New Hampshire was part of the original 13 US colonies. Three years after the Pilgrims landed in Massachusetts, the first European settlers took up residence in New Hampshire. On June 21, 1788, New Hampshire ratified the United States Constitution, making it the ninth state to do so.
The tallest mountain peaks in new England are located in new Hampshire, along with hundreds of brooks, lakes, and streams. It is also full of woodland areas, which have been attracting tourists since the late 19th century. Although it has many rural areas, New Hampshire is known as an industrial state. It is especially well-known for manufacturing textiles and shoes. Both of those industries can trace their roots back to the earliest settlers to live in the state.
The nickname of New Hampshire is the “Granite State.” That is because there are many granite deposits and formations of granite rocks across the state. In the early 1600s, Captain John Mason gave New Hampshire its name. He was one of the first settlers to receive a New Hampshire land grant. He spent his childhood in Hampshire, a county in England, which is where the name originated.
Settlers first established permanent settlements in what is present-day New Hampshire in 1623. They were two family groups and they settled at what is now Portsmouth, along Little Harbor and Dover Neck. They had an association with the Fishmonger’s Company of London. However, it’s likely that the Isles of Shoals and other areas in the region were visited by fishermen from Europe long before that time. Nevertheless, it wasn’t until after those two settlements were created in 1623 that settlement of the state started to grow, beginning with Exeter in 1637 and then Hampton in 1638.
Those four communities were the only four in the state for a number of years. However, they began to grow and expand, which required that they be subdivided into other communities, eventually leading to towns and cities in New Hampshire today all being founded. Areas that were not used for towns were used by English entrepreneurs under various patents and grants. It took decades to settle the title disputes over some of those land claims.
Up until 1771, New Hampshire was considered to be a royal province, with two exceptions. Those exceptions occurred from 1642 to 1679 and from 1690 to 1692. Massachusetts controlled New Hampshire during both of those time periods. Since New Hampshire was a royal colony, it was in an odd position at points, since it geographically split Massachusetts Bay Colony (what are now the states of Maine and Massachusetts).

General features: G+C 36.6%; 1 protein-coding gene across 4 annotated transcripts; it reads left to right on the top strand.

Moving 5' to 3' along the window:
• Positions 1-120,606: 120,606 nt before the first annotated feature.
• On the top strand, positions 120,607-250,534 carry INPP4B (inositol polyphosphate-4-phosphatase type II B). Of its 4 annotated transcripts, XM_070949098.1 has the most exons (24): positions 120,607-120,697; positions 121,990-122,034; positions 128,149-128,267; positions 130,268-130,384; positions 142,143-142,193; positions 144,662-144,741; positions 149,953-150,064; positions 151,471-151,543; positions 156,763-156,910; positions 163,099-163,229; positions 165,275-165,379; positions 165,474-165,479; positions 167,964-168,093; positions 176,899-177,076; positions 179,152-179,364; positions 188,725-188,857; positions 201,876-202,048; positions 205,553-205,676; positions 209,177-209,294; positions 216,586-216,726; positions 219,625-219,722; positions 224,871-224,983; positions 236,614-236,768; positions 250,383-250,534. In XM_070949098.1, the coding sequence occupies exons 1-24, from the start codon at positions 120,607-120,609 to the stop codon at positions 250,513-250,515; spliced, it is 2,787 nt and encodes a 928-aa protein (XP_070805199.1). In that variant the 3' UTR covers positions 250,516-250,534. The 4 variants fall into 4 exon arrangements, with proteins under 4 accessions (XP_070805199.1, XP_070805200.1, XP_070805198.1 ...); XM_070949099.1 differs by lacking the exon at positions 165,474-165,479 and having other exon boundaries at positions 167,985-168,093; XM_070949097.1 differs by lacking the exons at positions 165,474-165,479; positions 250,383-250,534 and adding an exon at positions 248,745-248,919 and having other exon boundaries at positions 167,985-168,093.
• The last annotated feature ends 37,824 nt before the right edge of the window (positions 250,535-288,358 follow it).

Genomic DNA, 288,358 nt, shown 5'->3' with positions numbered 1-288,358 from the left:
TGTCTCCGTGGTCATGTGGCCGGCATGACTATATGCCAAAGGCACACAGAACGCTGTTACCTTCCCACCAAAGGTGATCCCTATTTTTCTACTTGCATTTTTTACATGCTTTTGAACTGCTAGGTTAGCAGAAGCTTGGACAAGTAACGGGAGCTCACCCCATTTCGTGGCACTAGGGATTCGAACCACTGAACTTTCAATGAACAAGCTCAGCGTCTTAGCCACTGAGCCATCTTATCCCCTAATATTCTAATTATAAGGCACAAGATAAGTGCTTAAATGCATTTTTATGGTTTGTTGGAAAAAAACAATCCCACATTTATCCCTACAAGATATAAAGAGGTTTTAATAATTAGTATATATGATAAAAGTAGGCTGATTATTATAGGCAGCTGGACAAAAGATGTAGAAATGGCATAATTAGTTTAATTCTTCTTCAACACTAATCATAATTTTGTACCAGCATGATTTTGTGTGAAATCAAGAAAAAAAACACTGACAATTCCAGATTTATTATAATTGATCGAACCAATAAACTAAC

From early on settlers in Essex and Middlesex counties in Massachusetts started to migrate into the Merrimack River Valley region of New Hampshire. Several other settlers from western and central Massachusetts also moved up into the areas now known as Grafton County and Cheshire County in New Hampshire.
In 1718, several Ulster Scots settled in New Hampshire’s south central region. More also settled in the region in 1723. Many of their family members formed settlements southwest of Albany, New York and in sections of Cherry Valley and New England. They originally settled in Londonderry, New Hampshire, but soon expanded to other New Hampshire towns.
Two major migration waves created most of the settlements in the interior part of the state. Settlements along the Maine border, in the Lakes Region, and in the Upper Merrimack Valley were largely created by people who originated on the seacoast. However, settlements in the southwestern and western part of the state were established by migratory settlers from southern New England. The northern part of the state consisted of people from both of those groups. Many of the settlers from the seacoast also continued to expand to the west, outside the state.
The middle of the 1800s saw a migration of French-Canadians from Canada down to New Hampshire. Many of them went to work in the lumber industry and in mills. From 1880 to 1920, there were large numbers of migratory settlers who came from the Maritime Provinces and from Quebec. That is why more than a third of New Hampshire’s current population can trace its roots to Canada.
After the potato famine, several Irish settlers came to New Hampshire, mainly settling in its large cities and towns. New Hampshire’s population has also been influenced by several other ethnic groups throughout the years. Many of them specialized in certain industries. Some of those groups included: Franklin Poles, Manchester Greeks, Laconia Greeks.
The Italians also came to the area to work on roads and as masons, eventually settling in several New Hampshire towns.
There were multiple conflicts between Native Americans and European settlers throughout the state’s history. There are not many provincial records about native inhabitants and family information relating to those conflicts that still remain in existence today. Those conflicts began in 1675 with King Philip’s War. Vermont has some resources on those natives, who were eventually forced into Canada and out to the west.